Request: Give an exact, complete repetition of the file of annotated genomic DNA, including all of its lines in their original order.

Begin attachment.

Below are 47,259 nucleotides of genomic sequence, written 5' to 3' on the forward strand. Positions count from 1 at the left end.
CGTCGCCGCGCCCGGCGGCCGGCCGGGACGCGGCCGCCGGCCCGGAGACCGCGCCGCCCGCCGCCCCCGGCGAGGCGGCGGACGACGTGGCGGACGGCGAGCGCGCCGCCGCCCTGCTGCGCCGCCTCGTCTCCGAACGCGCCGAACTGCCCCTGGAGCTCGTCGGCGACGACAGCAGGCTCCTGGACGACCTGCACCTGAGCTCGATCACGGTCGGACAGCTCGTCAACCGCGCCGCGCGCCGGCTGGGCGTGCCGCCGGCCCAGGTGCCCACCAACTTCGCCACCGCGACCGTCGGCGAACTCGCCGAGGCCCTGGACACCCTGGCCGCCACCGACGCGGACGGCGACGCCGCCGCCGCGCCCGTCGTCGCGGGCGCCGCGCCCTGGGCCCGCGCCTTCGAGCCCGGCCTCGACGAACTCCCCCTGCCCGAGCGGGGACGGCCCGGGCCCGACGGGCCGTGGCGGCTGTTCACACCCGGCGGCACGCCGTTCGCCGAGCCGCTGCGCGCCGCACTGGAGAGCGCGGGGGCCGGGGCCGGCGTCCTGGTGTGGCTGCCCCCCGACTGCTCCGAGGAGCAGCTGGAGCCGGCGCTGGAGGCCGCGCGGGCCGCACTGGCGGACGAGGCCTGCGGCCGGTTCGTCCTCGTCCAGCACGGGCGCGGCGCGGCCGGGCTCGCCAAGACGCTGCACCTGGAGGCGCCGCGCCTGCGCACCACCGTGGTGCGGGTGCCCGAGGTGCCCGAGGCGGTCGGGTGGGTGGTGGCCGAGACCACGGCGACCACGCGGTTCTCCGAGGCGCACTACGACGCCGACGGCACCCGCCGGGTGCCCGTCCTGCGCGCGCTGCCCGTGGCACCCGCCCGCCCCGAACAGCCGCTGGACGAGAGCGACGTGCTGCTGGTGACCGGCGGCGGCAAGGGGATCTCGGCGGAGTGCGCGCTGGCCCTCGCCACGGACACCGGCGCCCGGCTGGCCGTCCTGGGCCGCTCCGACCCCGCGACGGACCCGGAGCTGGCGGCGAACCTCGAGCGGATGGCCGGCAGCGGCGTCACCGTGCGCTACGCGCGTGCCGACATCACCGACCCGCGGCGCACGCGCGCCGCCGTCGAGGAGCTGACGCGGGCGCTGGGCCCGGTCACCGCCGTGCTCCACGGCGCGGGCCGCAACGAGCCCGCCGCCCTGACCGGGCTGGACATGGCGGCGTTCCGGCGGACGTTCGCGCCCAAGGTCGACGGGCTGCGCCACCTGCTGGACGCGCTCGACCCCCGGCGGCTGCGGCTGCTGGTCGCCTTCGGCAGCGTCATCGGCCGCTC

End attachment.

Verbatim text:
Below are 47,259 nucleotides of genomic sequence, written 5' to 3' on the forward strand. Positions count from 1 at the left end.
CGTCGCCGCGCCCGGCGGCCGGCCGGGACGCGGCCGCCGGCCCGGAGACCGCGCCGCCCGCCGCCCCCGGCGAGGCGGCGGACGACGTGGCGGACGGCGAGCGCGCCGCCGCCCTGCTGCGCCGCCTCGTCTCCGAACGCGCCGAACTGCCCCTGGAGCTCGTCGGCGACGACAGCAGGCTCCTGGACGACCTGCACCTGAGCTCGATCACGGTCGGACAGCTCGTCAACCGCGCCGCGCGCCGGCTGGGCGTGCCGCCGGCCCAGGTGCCCACCAACTTCGCCACCGCGACCGTCGGCGAACTCGCCGAGGCCCTGGACACCCTGGCCGCCACCGACGCGGACGGCGACGCCGCCGCCGCGCCCGTCGTCGCGGGCGCCGCGCCCTGGGCCCGCGCCTTCGAGCCCGGCCTCGACGAACTCCCCCTGCCCGAGCGGGGACGGCCCGGGCCCGACGGGCCGTGGCGGCTGTTCACACCCGGCGGCACGCCGTTCGCCGAGCCGCTGCGCGCCGCACTGGAGAGCGCGGGGGCCGGGGCCGGCGTCCTGGTGTGGCTGCCCCCCGACTGCTCCGAGGAGCAGCTGGAGCCGGCGCTGGAGGCCGCGCGGGCCGCACTGGCGGACGAGGCCTGCGGCCGGTTCGTCCTCGTCCAGCACGGGCGCGGCGCGGCCGGGCTCGCCAAGACGCTGCACCTGGAGGCGCCGCGCCTGCGCACCACCGTGGTGCGGGTGCCCGAGGTGCCCGAGGCGGTCGGGTGGGTGGTGGCCGAGACCACGGCGACCACGCGGTTCTCCGAGGCGCACTACGACGCCGACGGCACCCGCCGGGTGCCCGTCCTGCGCGCGCTGCCCGTGGCACCCGCCCGCCCCGAACAGCCGCTGGACGAGAGCGACGTGCTGCTGGTGACCGGCGGCGGCAAGGGGATCTCGGCGGAGTGCGCGCTGGCCCTCGCCACGGACACCGGCGCCCGGCTGGCCGTCCTGGGCCGCTCCGACCCCGCGACGGACCCGGAGCTGGCGGCGAACCTCGAGCGGATGGCCGGCAGCGGCGTCACCGTGCGCTACGCGCGTGCCGACATCACCGACCCGCGGCGCACGCGCGCCGCCGTCGAGGAGCTGACGCGGGCGCTGGGCCCGGTCACCGCCGTGCTCCACGGCGCGGGCCGCAACGAGCCCGCCGCCCTGACCGGGCTGGACATGGCGGCGTTCCGGCGGACGTTCGCGCCCAAGGTCGACGGGCTGCGCCACCTGCTGGACGCGCTCGACCCCCGGCGGCTGCGGCTGCTGGTCGCCTTCGGCAGCGTCATCGGCCGCTC